So what happened to the stimulus? Much of it consisted of tax cuts, not spending. Most of the rest consisted either of aid to distressed families or aid to hard-pressed state and local governments. This aid may have mitigated the slump, but it wasn’t the kind of job-creation program we could and should have had. This isn’t 20-20 hindsight: some of us warned from the beginning that tax cuts would be ineffective and that the proposed spending was woefully inadequate. And so it proved.

It’s also worth noting that in another area where government could make a big difference — help for troubled homeowners — almost nothing has been done. The Obama administration’s program of mortgage relief has gone nowhere: of $46 billion allotted to help families stay in their homes, less than $2 billion has actually been spent.

So let’s summarize: The economy isn’t fixing itself. Nor are there real obstacles to government action: both the bond vigilantes and structural unemployment exist only in the imaginations of pundits. And if stimulus seems to have failed, it’s because it was never actually tried.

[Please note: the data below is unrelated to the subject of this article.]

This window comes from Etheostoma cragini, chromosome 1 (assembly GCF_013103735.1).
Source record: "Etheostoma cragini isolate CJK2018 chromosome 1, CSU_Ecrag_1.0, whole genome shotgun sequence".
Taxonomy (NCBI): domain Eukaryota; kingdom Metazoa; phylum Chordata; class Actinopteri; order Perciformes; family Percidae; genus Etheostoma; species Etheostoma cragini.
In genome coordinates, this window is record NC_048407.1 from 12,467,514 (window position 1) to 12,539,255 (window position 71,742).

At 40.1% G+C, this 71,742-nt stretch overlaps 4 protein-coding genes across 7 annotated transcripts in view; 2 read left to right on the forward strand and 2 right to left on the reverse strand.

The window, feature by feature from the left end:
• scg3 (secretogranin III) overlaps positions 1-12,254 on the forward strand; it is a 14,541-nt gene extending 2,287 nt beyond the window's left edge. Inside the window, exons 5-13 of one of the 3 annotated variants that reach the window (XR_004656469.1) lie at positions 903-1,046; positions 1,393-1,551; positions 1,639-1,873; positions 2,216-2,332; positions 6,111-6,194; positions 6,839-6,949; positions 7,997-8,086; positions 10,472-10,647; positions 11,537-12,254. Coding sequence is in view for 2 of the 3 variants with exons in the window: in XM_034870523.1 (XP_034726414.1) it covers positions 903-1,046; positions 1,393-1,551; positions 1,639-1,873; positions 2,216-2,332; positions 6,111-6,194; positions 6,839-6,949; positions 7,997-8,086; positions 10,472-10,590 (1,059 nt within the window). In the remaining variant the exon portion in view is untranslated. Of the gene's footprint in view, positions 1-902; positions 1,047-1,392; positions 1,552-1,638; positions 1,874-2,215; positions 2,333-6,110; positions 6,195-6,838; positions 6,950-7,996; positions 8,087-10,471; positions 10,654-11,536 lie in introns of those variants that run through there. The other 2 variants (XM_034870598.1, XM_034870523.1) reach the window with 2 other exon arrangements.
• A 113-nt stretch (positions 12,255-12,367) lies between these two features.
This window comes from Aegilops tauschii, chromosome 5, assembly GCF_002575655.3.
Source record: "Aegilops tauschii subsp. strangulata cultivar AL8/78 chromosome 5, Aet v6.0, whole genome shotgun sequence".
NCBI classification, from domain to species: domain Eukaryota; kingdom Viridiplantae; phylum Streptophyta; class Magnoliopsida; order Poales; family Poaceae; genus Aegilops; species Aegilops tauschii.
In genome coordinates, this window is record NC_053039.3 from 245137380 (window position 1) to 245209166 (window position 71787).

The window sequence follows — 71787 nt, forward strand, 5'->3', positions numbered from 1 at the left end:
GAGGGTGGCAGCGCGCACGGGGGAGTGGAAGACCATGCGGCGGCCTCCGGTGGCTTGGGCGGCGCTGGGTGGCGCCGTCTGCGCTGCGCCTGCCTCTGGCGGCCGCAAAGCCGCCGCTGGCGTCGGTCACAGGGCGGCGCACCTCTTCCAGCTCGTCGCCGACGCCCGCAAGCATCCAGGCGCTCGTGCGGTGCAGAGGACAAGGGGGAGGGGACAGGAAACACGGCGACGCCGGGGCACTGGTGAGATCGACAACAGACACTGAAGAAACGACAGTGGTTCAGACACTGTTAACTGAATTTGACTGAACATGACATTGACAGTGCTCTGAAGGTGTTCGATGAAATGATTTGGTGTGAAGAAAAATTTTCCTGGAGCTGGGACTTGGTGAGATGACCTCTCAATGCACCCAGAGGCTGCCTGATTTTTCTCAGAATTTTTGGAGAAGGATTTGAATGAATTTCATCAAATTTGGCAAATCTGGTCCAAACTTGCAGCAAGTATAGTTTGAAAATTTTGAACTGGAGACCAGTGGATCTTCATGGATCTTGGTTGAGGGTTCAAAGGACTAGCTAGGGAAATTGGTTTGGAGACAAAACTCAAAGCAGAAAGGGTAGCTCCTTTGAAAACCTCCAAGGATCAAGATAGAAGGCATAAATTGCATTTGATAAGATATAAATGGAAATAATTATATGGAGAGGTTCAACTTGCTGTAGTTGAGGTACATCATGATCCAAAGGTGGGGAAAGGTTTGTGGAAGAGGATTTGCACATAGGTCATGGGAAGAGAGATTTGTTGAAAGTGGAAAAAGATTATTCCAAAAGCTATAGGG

Listening to what supposedly serious people say about the economy, you’d think the problem was “no, we can’t.” But the reality is “no, we won’t.” And every pundit who reinforces that destructive passivity is part of the problem.

Beezer here.  Krugman has a speech available he made at a conference on Keynes.  In it he describes his interpretation of what Keynes wrote about depression economics and why not understanding Keynes (he’s not taught much at economics schools today) means we’re repeating all the same mistakes we made going into the Great Depression.  Keynes identified fallacies in classic economics that come to the fore in financially caused recession, or depression.  Krugman maintains modern economists were never taught Keynes and as a result are falling today  for the same fallacies.  Unfortunately, this includes all Republicans, and most unfortunately it appears Obama too.